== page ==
|August 29, 2016|
The Slow Death of Diesel
|Oil industry investors are all too familiar with the concept of "stranded assets": the risk that climate policies make hydrocarbon resources financially unviable. It's not just oil. In Europe, coal and gas-fired power stations have been left stranded by solar and wind's ascendance, resulting in billions of euros of impairments.|
There are reasons to think Europe's autos industry might be sidelined too.
Carmakers outsource a lot to suppliers, but still insist on building their own combustion engines. They form the bedrock of brand identity and the added value in manufacturing. The effort still consumes billions of euros in capital, but the assets risk being stranded by the rise of electric vehicles.
The danger's acute in Europe because carbon dioxide emissions rules are stricter than in the U.S. The big bet on diesel by the continent's carmakers (the chart below shows their percentage of diesel sales in Europe) just makes things worse. Thanks in part to Volkswagen, it's not a technology winning many friends.
For smaller cars in particular, the technical effort of making diesel engines compliant is becoming uneconomical. While more than half the cars sold in the continent are diesel-powered, consultants at Alix Partners expect this to be just 9 percent in 2030. Combustion engine plants will close:
The number of plants in Europe producing combustion engines is set to shrink.
The problem for the industry is that the plants, technology and tools needed to make combustion engines, vehicle transmissions and gearboxes, make up a big chunk of company balance sheets. As Philippe Houchois at Jefferies points out, there's a real risk that Europe's autos industry will have to write down investments.
In the Balance
If diesel's demise is rapid and electric vehicles arrive quickly, some of these assets could be at risk
It's hard to say by how much because there isn't much detail on those balance sheets. But you get some indication about the industry's exposure from Fiat Chrysler, which estimates that powertrain tooling and R&D is 20 percent of the cost of developing a vehicle.
Engineering the Car
Developing engines is a costly business so it's crucial to build the right technology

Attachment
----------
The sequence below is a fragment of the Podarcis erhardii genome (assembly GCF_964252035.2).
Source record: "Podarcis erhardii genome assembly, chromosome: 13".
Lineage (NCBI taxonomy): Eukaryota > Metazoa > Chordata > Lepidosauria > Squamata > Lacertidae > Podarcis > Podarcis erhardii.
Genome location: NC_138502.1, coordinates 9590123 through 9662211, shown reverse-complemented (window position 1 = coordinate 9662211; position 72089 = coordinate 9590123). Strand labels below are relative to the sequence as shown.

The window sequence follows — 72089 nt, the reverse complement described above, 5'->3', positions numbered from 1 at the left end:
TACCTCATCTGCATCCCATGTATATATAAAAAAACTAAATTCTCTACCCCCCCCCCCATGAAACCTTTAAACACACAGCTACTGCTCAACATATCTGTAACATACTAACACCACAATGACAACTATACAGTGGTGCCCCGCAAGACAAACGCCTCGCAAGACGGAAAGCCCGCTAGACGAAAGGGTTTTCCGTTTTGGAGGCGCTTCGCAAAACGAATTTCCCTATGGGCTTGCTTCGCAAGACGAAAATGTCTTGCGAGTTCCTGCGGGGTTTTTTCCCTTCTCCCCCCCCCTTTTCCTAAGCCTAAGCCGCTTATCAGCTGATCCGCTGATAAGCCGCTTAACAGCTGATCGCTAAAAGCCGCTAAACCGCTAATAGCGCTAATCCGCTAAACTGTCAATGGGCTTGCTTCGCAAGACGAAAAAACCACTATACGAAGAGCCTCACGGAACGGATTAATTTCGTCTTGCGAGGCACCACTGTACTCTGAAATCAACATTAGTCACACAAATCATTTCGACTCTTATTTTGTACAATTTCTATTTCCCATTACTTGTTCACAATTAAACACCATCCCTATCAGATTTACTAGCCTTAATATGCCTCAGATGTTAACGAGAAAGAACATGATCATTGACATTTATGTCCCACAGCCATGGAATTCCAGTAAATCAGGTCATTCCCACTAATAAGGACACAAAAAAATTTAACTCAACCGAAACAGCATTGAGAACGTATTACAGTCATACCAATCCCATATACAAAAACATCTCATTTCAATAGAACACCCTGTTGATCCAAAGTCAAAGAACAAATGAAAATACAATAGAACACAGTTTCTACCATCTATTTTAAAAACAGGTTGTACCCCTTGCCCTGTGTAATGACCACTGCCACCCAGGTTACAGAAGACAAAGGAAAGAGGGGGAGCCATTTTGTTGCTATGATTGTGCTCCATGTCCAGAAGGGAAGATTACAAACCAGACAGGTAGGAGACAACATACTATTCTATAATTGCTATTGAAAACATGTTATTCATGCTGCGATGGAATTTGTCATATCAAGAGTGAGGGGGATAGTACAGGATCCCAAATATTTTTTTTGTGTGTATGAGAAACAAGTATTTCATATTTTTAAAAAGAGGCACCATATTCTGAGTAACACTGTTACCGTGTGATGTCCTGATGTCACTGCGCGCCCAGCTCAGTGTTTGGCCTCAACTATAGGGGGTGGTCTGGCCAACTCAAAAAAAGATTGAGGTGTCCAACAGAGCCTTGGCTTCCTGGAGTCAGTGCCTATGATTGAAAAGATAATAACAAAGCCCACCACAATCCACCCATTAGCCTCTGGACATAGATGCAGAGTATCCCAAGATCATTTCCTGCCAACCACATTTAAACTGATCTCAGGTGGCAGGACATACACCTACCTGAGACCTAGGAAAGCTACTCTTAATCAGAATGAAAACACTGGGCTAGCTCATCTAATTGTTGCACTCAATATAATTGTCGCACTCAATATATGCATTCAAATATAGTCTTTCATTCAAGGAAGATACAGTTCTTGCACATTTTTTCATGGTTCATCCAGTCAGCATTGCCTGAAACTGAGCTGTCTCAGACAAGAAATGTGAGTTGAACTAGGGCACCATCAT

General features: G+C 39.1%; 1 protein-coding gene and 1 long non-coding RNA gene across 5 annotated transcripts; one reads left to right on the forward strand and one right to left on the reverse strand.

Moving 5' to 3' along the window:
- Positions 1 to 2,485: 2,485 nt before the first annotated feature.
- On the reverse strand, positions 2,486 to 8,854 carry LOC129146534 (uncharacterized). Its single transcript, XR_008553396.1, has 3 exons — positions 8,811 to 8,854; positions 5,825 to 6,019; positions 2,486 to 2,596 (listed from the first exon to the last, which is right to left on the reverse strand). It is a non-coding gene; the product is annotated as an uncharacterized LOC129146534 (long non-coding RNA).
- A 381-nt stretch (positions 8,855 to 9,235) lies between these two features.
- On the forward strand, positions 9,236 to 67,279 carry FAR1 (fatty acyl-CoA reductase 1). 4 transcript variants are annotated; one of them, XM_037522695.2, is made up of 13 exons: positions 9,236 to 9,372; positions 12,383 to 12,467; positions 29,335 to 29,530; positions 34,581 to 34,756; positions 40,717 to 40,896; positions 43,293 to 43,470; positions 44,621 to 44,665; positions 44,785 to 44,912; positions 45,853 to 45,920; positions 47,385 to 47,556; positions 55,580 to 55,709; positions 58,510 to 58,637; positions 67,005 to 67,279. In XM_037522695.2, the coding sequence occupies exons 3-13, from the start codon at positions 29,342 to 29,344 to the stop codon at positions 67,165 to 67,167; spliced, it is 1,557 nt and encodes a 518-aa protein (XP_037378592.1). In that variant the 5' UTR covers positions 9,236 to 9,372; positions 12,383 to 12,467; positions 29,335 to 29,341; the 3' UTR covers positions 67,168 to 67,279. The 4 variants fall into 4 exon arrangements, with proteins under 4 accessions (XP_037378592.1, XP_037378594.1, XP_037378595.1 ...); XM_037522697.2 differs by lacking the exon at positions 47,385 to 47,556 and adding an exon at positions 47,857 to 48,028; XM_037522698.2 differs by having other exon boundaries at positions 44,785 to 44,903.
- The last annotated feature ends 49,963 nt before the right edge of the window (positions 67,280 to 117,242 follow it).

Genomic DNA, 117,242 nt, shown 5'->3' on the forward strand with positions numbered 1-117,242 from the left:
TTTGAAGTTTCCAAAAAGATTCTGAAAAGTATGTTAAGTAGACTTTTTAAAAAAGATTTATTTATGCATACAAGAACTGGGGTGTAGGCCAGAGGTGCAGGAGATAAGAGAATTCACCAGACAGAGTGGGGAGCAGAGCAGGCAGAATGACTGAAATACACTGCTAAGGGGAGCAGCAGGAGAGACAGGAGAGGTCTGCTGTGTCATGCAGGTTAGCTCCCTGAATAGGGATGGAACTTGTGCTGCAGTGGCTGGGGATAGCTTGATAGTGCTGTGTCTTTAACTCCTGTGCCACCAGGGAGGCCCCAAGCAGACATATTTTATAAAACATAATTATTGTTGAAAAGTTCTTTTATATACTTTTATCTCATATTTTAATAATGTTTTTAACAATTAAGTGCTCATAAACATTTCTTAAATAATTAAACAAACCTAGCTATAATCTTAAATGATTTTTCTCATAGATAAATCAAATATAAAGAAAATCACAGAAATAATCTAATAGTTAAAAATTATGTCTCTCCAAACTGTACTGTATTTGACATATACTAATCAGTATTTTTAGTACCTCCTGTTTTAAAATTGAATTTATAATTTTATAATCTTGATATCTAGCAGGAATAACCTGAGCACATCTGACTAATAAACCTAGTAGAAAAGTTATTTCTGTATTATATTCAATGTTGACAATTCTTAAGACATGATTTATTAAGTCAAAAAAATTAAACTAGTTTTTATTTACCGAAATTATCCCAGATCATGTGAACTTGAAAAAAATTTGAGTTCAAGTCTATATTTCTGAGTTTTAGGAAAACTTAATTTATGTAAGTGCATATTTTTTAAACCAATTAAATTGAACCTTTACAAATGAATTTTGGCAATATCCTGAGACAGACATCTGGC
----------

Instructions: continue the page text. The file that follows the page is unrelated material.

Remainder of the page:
Tesla, the electric bogeyman to Germany's wheezing carmakers, has its own problems, as chronicled by my colleague Liam Denning. But Elon Musk won't have to write down a bunch of legacy diesel plants. It's no wonder carmakers trade on such lowly earnings multiples.
The balance sheet hit will depend on how quickly electric vehicles take off. They account for less than 2 percent of Europe's car sales and the industry thought they'd be a minority pursuit for years, giving it time to depreciate investments at a manageable pace.
Yet with battery costs plummeting, Bloomberg New Energy Finance expects the cost of owning an electric vehicle to fall below conventional fuel vehicles as soon as 2022. Having dragged its heels, even Volkswagen says as many as one quarter of its sales will be electric cars by 2025.
Ideally, carmakers would halt diesel spending. Unfortunately, they'll have to keep investing to hit Europe's tough 2021 emission targets. Electric cars won't have picked up the slack by then. So they're stuck. Daimler announced a 3 billion euro ($3.4 billion) investment in diesel engines this year. It says it still sees a long future for combustion engines -- both for new cars and spares.
VW's new boss Matthias Mueller at least seems to recognize the danger. He's said there may be a time when it's no longer worth investing in diesel. BMW's chief Harald Krueger says similar. But that time's getting uncomfortably close.
There are things that can be done to smooth the transition. Besides cutting diesel investment to the minimum, carmakers could partner with rivals. Engine joint ventures already exist: Renault has one with Daimler.
Trade unions will demand carmakers preserve jobs, so expect some to try converting combustion engine factories to electric technology. VW is among those considering investments in battery production.
But making electric motors and transmissions is much less complicated than combustion engines, meaning there's less value added by carmakers. Some may outsource to a supplier. Meanwhile, battery production won't be labour intensive, otherwise costs won't fall enough to make electric vehicles economical.
With the demise of diesel looking assured, employees and investors face an electric shock.